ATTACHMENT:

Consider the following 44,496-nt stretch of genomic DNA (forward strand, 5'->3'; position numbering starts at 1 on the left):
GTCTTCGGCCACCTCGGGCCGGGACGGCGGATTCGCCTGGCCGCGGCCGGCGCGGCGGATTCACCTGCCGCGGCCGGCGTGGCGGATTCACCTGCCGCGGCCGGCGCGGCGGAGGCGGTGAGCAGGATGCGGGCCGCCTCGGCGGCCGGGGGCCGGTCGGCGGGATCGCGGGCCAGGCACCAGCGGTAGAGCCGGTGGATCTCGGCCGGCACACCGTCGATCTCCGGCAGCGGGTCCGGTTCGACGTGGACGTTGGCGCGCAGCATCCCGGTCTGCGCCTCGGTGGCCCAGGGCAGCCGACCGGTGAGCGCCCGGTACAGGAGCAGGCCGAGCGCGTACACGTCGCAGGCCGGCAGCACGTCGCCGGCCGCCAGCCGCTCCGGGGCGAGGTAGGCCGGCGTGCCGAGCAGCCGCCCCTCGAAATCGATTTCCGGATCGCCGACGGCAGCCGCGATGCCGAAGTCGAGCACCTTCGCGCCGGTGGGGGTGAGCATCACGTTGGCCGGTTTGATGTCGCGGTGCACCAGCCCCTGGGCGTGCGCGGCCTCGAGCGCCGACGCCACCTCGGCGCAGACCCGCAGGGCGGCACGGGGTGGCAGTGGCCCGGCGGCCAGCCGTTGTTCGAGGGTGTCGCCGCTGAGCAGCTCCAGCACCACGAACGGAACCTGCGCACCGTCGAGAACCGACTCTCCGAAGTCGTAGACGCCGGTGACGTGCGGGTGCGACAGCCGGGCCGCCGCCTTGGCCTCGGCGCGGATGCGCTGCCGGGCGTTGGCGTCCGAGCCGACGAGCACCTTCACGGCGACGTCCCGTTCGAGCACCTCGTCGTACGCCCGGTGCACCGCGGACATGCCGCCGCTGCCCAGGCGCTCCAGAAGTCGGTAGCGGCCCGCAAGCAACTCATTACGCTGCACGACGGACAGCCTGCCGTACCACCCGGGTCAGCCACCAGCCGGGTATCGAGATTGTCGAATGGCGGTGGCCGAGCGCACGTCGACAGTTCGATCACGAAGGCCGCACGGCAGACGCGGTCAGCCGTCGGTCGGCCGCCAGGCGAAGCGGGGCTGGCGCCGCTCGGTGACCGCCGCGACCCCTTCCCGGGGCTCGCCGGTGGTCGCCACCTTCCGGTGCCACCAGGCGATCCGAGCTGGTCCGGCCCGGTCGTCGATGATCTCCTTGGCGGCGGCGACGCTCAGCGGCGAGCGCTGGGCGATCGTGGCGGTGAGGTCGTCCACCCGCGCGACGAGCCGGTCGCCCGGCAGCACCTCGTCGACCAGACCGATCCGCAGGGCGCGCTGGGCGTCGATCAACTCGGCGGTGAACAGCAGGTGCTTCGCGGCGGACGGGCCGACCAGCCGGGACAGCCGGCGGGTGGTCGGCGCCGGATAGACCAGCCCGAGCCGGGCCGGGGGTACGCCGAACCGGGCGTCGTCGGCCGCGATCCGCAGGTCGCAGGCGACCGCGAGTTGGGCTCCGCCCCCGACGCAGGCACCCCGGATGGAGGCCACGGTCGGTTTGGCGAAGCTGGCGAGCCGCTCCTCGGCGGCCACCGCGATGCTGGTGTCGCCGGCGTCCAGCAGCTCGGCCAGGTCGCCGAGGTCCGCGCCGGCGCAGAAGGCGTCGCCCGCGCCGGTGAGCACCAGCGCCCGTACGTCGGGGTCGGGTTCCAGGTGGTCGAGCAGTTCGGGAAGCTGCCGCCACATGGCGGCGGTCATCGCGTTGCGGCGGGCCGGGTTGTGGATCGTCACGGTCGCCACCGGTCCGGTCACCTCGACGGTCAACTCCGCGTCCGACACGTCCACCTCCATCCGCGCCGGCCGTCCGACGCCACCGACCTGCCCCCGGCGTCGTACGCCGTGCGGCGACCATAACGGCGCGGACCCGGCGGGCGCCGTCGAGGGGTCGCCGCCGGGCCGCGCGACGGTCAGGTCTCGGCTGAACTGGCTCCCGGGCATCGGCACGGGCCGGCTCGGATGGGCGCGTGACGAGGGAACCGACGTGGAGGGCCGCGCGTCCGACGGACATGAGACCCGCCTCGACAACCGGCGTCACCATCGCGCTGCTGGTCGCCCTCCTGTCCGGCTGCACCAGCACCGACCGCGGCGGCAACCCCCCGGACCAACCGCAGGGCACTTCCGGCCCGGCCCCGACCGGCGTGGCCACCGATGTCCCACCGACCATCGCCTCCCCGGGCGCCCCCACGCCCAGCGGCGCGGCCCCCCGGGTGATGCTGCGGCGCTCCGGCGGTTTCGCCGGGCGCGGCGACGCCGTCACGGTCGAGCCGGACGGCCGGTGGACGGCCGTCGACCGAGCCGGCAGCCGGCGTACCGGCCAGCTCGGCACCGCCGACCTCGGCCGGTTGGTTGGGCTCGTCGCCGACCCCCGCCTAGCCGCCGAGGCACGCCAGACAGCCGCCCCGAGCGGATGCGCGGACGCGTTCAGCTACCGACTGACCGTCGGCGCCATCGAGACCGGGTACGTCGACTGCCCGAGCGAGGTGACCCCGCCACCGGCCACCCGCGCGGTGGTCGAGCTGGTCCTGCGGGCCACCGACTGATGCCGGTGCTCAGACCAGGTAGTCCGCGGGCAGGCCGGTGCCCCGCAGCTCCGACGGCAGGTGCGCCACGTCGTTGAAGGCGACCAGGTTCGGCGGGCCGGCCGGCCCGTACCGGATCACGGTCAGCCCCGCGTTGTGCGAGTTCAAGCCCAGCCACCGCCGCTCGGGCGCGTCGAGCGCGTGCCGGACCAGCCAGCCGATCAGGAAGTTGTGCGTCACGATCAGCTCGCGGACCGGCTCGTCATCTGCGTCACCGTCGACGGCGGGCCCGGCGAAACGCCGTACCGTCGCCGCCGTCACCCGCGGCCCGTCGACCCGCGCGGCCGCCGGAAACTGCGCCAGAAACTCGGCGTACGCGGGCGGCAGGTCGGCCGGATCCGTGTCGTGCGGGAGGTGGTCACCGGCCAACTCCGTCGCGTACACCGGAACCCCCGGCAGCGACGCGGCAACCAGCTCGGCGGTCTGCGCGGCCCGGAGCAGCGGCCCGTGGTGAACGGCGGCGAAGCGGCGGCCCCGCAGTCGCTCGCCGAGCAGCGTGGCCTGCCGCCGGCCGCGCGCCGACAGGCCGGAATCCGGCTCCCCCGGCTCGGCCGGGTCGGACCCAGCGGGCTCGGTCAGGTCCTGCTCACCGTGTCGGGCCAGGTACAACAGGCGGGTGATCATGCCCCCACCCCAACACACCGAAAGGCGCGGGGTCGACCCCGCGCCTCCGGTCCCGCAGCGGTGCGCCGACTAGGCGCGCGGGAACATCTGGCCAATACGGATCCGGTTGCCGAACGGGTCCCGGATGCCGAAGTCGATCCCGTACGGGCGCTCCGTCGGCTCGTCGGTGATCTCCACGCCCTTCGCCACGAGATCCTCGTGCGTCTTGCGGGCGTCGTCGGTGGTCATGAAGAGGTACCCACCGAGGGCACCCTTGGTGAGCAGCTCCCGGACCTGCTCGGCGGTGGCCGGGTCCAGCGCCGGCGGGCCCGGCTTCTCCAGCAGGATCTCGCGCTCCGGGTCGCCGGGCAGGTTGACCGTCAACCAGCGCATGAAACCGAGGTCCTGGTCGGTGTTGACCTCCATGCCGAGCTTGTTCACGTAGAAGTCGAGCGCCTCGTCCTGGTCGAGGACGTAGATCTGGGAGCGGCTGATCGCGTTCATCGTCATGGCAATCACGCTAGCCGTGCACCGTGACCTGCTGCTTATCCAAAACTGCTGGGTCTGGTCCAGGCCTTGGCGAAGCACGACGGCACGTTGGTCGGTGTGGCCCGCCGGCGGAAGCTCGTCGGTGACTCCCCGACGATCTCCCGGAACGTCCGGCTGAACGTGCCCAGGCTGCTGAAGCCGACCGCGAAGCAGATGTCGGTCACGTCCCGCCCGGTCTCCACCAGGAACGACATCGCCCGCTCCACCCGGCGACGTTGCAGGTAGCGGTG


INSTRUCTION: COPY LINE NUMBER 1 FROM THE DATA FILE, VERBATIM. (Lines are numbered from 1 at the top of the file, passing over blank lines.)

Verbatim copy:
Consider the following 44,496-nt stretch of genomic DNA (forward strand, 5'->3'; position numbering starts at 1 on the left):